It started re-franchising its MG Rover sites before PwC moved in, and a site at Aylesbury will reopen soon as a BMW outlet, says chief executive Trevor Finn. It will be a satellite to the group’s main dealership in Tring.
“We have been in talks for a while with manufacturers about a number of other sales points,” says Finn. “We hope that some dealerships with other manufacturers will add former MG Rover sales – we’re doing this at Stourbridge, where we sell Peugeots.”
The group was starting to add Hyundai to MG Rover at a number of locations, and these are likely to become solus points in time. “That was always the intention and what has happened to MG Rover – which was hardly a surprise – will now be accelerated,” says Finn.
“The financial impact of MG Rover on us of is likely to be minimal, but we are not putting a figure on it at this stage,” he adds. “Our stock of new MG Rovers is quite low because there was a lot of pre-registering in March. We are arranging for a 12-month guarantee on new as well as used cars because customers must have some cover.”
Reg Vardy has already warned its investors that it is expecting exceptional charges to its financial results because of the impact on its three MG Rover dealerships, which contribute around £25m or less than 2% of its annual turnover. They are owed £0.6m in receivables by MG Rover. The group plans to refranchise the outlets, and say it doesn’t foresee any impact on trading results in the next financial year.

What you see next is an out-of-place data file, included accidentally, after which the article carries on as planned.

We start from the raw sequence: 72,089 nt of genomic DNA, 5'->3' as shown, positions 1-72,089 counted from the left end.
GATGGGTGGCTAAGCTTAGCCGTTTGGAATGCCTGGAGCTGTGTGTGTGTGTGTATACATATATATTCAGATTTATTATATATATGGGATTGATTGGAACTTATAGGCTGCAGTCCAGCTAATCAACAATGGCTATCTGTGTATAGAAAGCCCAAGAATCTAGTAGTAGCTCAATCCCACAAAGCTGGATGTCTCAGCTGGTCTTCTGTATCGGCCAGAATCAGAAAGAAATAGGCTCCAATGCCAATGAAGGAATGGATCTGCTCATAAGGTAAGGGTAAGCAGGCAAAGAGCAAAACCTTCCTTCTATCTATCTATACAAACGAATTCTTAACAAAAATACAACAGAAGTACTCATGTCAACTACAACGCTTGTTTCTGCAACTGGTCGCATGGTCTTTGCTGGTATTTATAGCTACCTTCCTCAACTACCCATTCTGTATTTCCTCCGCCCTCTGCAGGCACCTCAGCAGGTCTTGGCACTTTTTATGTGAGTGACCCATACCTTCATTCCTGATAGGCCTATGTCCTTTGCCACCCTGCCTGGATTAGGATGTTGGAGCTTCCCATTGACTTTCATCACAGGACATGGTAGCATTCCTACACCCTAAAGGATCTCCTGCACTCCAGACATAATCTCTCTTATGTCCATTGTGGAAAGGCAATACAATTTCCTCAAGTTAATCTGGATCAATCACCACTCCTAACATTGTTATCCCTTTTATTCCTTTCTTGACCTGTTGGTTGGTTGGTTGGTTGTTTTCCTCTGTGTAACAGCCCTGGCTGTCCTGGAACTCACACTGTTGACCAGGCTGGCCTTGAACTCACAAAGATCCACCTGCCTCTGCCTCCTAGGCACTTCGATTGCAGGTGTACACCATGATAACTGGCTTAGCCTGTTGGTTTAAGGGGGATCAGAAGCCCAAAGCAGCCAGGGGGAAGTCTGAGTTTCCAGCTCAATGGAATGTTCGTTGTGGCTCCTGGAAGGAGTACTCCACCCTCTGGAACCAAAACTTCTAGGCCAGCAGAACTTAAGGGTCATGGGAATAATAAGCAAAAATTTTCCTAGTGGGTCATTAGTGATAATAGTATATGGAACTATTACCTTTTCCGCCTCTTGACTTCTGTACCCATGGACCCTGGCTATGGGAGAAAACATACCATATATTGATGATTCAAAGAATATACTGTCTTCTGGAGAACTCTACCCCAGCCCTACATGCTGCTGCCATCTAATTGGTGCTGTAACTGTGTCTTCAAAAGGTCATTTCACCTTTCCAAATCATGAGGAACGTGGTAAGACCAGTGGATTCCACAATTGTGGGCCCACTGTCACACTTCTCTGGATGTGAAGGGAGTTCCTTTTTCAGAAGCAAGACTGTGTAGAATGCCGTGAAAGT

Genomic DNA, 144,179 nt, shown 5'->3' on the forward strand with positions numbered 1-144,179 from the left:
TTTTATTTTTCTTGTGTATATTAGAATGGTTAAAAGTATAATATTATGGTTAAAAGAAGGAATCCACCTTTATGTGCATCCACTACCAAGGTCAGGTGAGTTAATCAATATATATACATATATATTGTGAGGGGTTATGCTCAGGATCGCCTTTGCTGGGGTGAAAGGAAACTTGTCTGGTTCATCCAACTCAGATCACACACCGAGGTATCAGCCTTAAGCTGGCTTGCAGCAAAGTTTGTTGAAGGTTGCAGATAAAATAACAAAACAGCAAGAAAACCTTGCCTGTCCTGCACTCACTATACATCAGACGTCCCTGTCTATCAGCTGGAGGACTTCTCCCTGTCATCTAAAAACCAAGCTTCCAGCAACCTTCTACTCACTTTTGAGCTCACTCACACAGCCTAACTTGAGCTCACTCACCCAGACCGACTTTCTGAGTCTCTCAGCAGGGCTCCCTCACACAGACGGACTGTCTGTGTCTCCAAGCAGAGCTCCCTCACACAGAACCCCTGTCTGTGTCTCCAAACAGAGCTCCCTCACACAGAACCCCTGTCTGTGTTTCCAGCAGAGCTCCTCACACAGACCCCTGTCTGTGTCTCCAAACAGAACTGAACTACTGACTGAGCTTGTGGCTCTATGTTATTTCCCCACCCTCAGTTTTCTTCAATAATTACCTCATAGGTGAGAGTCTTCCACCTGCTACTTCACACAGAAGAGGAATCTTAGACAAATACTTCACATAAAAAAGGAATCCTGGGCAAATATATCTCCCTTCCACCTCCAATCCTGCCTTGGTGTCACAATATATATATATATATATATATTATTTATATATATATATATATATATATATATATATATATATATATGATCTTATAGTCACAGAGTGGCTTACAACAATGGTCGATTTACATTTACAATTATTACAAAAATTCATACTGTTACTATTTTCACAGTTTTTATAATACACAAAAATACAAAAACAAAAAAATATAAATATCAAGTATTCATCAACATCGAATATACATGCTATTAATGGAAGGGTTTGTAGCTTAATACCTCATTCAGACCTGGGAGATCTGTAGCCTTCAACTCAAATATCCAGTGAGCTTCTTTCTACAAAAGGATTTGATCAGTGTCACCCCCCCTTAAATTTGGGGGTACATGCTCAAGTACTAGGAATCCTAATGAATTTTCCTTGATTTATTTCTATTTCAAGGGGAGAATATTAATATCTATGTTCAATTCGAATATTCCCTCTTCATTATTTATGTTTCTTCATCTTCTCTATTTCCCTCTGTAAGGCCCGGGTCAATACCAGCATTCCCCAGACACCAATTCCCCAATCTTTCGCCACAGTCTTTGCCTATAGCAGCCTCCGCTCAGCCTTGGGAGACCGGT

Chief executive Sir Peter Vardy visited Longbridge two months ago and was assured that the SAIC deal would go through. “Obviously that wasn’t true.
The Phoenix Four have led a lot of people down the garden path. It’s not the Government that is to blame,” he told Radio 5.
‘Stock will sell’ – Lookers
Lookers gave notice to MG Rover in February that it would not renew its franchise when the contract ends in 2007, but still has four sites.
Chief executive Ken Surgenor says its dealership in Coleraine, Northern Ireland, was already planned to close at the end of April and the staff relocated. The Stockport and Motherwell showrooms are dual-franchised with Seat and Hyundai respectively, and will convert to solus sites. The dealership at Lookers’ multi-franchise autopark in Belfast will be re-franchised.
“It’s a sad day for the dealer network and people,” says Surgenor. Lookers will continue providing servicing and repairs for its existing MG Rover customers, and warranty repairs will be at the group’s expense. Fortunately, the company had made a £2.8m withdrawal provision in its accounts.
Surgenor is confident that the 350 MG Rover cars still in group stock will sell and hasn’t knocked down prices. “In fact the announcement has pulled a lot of customers into the showrooms looking for a good deal,” he adds.
Family-led dealer group Caffyns had 21 MG Rover dealerships during the 1990s, but has since reduced these to eight in response to the carmaker’s declining market share. Nevertheless, its MG Rover portfolio still contributes almost a fifth of its annual turnover. Its shares fell 10% on the day administrators announced the end of the carmaker.
“We have in recent months taken steps to reduce our exposure to MG Rover vehicle stocks,” says chief executive Simon Caffyn. “While there will be some disruption, our actions over the last few years and our swift response to the current situation has ensured that this is kept to a minimum.”